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26

First, let's talk about addiction. You say that you feel he is addicted, largely because he plays 25 hours a week, you "know that this type of video gaming is not healthy", and because it has adversely affected your relationship with him. Addiction, specifically in this case a behavioral addiction, is the continued repetition of a behavior despite adverse ...


18

As an avid gamer and software developer, I have never heard of a game called "Sauerbraten." I looked it up and apparently it is a first person shooter named after a German pot roast. It isn't a widely popular game created by a major video game company. It is an open-source community-made game. It also doesn't appear to be a very "good" game. Something else ...


9

I am a game developer, and probably guilty of over-exposing my two daughters to video games. I make an attempt to limit the amount of time they get with digital devices, but introduced them both to touch devices at a young age. (At least we don't have a TV in the house! I'm more against exposure to mass media advertising than screens per-se.) My older ...


5

Could you get something touchscreen for him? Our daughter loves playing video games on our phones and get Surface - she's a pro at Fruit Ninja and Angry Birds. She seems interested in playing games on our XBox One, but doesn't quite have the control figured out. Starting on the touchscreen might help him get the mechanics of playing games until the manual ...


5

I'm a fellow gamer, have been since I was 6 years old. I've played shooters when I was 8 (NES), violent bloody 3D shooters like Duke or Quake when I was 10, mature-language, violent and also bloody fallout when I was 12, and hundreds of various pegi-18 games after those. I'm not a murderer, I'm not particularily violent, I've never tortured an animal, etc ...


4

As a 23 year old son, that also play 25h/week, i must ask you: have you tried to invite him to do something together? like bowling, or anything that he likes? I ask you this, because i usually play games if im bored (understand that there are only few things that i really think that is interesting..), so, whenever my mom/dad ask me to go to a place that i ...


4

When it comes to video games, the main point to keep in mind is that they are not a baby sitter. Just like with artistic expression or physical sports, the important thing is keep engaged with them. If you don't enjoy the games themselves, just listen to the child. If they are having a hard time with a particular spot, just be there for moral support. All a ...


3

Your questions are very interesting ones indeed. And I admire your effort to share one of your passions with your child so early. I am a gamer myself and I'm planning how I'm going to approach my kids so as to not force my passion upon them (I'm the kind of person that can and will play almost anything, be it electronic or not). My advice has this main core ...


2

As a parent, you should pay attention to the ratings given to each game. The ESRB and PEGI are probably the best known. I do not know PEGI well, but I know the ESRB allows you to search by game name and you can see detailed descriptions explaining why that games has that rating.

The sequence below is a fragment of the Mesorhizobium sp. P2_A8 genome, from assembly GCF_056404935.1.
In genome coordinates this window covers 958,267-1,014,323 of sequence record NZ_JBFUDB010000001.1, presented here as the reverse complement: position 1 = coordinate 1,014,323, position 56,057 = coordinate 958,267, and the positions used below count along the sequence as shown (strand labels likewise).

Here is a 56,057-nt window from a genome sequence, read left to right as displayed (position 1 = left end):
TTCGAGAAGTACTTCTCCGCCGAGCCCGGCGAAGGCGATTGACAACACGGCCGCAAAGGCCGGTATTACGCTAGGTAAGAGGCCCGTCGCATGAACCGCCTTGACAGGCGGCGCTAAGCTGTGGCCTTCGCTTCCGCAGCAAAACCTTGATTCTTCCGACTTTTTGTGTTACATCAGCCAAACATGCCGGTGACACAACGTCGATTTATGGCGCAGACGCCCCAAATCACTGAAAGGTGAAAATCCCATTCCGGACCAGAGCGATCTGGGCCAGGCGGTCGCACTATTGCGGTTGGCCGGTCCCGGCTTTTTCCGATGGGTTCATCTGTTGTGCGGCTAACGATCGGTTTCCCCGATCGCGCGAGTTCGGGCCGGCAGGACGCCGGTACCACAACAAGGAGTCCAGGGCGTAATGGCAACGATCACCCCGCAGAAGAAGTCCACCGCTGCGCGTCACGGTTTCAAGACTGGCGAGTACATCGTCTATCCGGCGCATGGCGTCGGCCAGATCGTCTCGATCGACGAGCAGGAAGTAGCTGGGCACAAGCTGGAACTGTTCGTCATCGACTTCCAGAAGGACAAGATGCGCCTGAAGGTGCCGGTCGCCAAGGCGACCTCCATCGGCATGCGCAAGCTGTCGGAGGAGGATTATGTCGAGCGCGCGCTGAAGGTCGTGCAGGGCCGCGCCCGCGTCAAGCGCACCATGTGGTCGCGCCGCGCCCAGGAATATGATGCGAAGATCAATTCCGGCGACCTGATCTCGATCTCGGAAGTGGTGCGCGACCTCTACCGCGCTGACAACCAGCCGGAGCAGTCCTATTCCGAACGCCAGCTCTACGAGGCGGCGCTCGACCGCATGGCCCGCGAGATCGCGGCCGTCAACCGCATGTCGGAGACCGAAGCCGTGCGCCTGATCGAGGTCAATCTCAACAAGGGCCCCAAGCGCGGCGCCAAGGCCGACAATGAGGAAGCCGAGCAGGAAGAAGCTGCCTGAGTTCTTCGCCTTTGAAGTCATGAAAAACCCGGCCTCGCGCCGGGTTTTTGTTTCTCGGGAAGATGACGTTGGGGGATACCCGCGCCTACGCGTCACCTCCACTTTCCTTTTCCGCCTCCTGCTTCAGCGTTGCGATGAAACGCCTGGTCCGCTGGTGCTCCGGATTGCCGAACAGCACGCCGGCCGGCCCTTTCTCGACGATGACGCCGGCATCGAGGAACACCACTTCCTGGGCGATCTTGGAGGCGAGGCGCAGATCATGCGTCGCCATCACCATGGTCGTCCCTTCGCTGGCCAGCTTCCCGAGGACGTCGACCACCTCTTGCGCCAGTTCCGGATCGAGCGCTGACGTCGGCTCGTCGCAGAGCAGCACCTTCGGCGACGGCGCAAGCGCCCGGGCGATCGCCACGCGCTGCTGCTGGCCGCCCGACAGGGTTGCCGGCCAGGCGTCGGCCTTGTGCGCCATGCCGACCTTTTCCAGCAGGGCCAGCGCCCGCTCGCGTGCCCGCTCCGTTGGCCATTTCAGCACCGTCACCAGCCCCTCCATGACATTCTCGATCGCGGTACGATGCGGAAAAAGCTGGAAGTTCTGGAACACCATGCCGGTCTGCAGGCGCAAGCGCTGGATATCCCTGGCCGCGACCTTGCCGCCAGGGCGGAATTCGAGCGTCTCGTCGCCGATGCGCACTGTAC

2

As someone who once played video games a lot, I wish I hadn't played them quite as much. It's not the time spent playing games that I remember or have fond memories of (despite to this day having a strong nostalgia for some of the storylines etc. just as with a good film or book - but not the playing per se) Therefore now feeling like I don't have as many ...


2

I'm gonna tell you about my experience, not as a parent but as a teenager who spent a lot of time playing video games. Hope you'll find it helpful. During high school I spent most of my free time playing video games. And that was way more than 25h a week. Actually I could play more than that in a week-end. I don't think I was addicted, since when I had ...


2

We've found that giving the kids a 5 and 2 minute warning whenever the activity is changing helps make the transition much smoother. Doesn't matter if we are talking about swimming, playing outside, games or any number of other activities they just seem to be able to let go much easier when they know the change is imminent. For TV, we either allow them to ...


2

My experience with my son is that he built up to complex commands, mostly on his own. We started with a game like Lego Star Wars (which is great because of the co-op and drop-in/out features). Initially he could figure out running around and blasting things (two hands, one button), but had trouble with things like "using the force" which required using a ...


1

My children don't have touchscreen and enjoy video games, but we don't allow them very often (maybe once a week). I think we have started about one or two years ago, they would have been around 4 year old at that time. We have a Wii. We let them play with Animal crossing, where there is limited need for complicate controls (you can do many things, but you ...


1

Yes, you should limit video game time. I would assume your goal as a parent is to make your child self sufficient, and that you don't have plans to support your child forever. (Note: If you are independently wealthy and your children are going to inherit a substantial trust fund, this advice doesn't apply.) Video games as well as other forms of amusement ...



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